“The cause of the poor”—thus the legend runs—“in deity’s or demon’s name.” For truly, of the two angels which, we are told, attend upon the birth of credulous mankind and the initial stages of development, the malign influence would seem to be ever in the ascendant, irrespective of the social status of the, more or less, pre-natally affected, innocent reproduction wherein is focused the latent follies and delinquencies of the race, as portrayed in the course of its long pangenesis.
Now, incredible though it may seem and deplorable though it be, the secret which has revealed itself with absolute force and conviction to the judicial minds of unemotional scientific observers is simply this: that the children of the present generation are, as an incontestable matter of actual fact, really brought into this world alive and some attain to maturity, not through maternal intelligence, but rather, in spite of mothers. This is a hard saying but none the less a truth. They survive in spite of the idiosyncracies of their fondly irrational, untutored mothers rather than because of any practical, efficient effort these contribute towards the well being and survival of their offspring. This, as a general rule, is unhappily beyond question. It is a rule which has, naturally, many exceptions,—many brave and brilliant ones—these however only serve to confirm it.
Comte, writing as an authority on the subject, made the assertion that there is hardly an example on record of a child of superior genius whose mother did not possess also a superior order of mind. As an example he cites: The mother of Napoleon Bonaparte, high-souled, heroic and beautiful; the mother of Julius Caesar, a singularly fine character, wise and strong; the mother of Goethe,—affectionately termed: “The delight of her children, the favourite of poets and princes—one whose splendid talents and characteristics were reproduced in her son.” There are also, we know full well, unnumbered hosts of others, whose kindly light has been shed in many an humble or secluded home, whose beloved names have been called blessed by thousands though unrecorded in historic page—who have lived and loved and passed on to higher realms—to the world, to eulogy and to fame unknown.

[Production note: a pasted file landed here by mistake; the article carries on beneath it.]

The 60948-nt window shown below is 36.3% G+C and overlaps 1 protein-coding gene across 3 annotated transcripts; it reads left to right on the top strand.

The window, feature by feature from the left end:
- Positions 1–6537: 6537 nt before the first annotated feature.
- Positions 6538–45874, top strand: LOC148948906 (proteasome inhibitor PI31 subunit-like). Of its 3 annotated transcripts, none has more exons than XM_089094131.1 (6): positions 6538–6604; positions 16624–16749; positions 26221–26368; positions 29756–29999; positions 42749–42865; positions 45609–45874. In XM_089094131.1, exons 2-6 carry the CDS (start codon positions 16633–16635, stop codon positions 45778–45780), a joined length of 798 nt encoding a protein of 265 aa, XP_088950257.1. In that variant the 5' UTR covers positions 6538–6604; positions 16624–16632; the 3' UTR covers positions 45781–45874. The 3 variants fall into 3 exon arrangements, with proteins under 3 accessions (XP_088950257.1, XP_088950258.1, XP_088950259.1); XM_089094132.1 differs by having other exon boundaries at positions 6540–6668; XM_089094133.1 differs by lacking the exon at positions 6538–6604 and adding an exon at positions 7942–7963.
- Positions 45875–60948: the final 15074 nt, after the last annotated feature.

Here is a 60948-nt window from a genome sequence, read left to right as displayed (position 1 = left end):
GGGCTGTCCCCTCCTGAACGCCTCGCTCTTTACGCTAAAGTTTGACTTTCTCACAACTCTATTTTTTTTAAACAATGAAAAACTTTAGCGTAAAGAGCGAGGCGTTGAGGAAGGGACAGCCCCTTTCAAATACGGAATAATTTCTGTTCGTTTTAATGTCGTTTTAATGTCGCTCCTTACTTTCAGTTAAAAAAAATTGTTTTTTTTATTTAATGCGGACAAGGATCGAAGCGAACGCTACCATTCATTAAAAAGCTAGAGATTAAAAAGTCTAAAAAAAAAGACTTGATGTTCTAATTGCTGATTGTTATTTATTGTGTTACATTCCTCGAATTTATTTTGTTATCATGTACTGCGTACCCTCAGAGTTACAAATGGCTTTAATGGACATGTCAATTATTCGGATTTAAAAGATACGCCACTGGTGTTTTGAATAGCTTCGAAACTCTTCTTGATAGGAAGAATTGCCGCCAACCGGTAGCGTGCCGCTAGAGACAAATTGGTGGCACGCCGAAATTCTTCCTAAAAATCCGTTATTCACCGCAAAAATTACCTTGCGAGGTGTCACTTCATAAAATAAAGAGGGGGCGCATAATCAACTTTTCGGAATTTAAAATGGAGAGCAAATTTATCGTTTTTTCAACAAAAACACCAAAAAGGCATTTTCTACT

In ancient days, when Athens was the centre of culture and of learning, the Greek mothers were more prone to regard the significance of pre-natal influences than are the mothers of the present day of putative advancement. The hereditary tendencies of child-life, with all its complexities of racial and ancestral character and the qualities resulting from the dual source of parentage, were then perhaps better understood, or at least more seriously considered; also the obvious but grossly disregarded fact that the cradled infant of today may be the responsible citizen of the future, was kept more effectively in mind and its significance to the State more fully recognized. The wisdom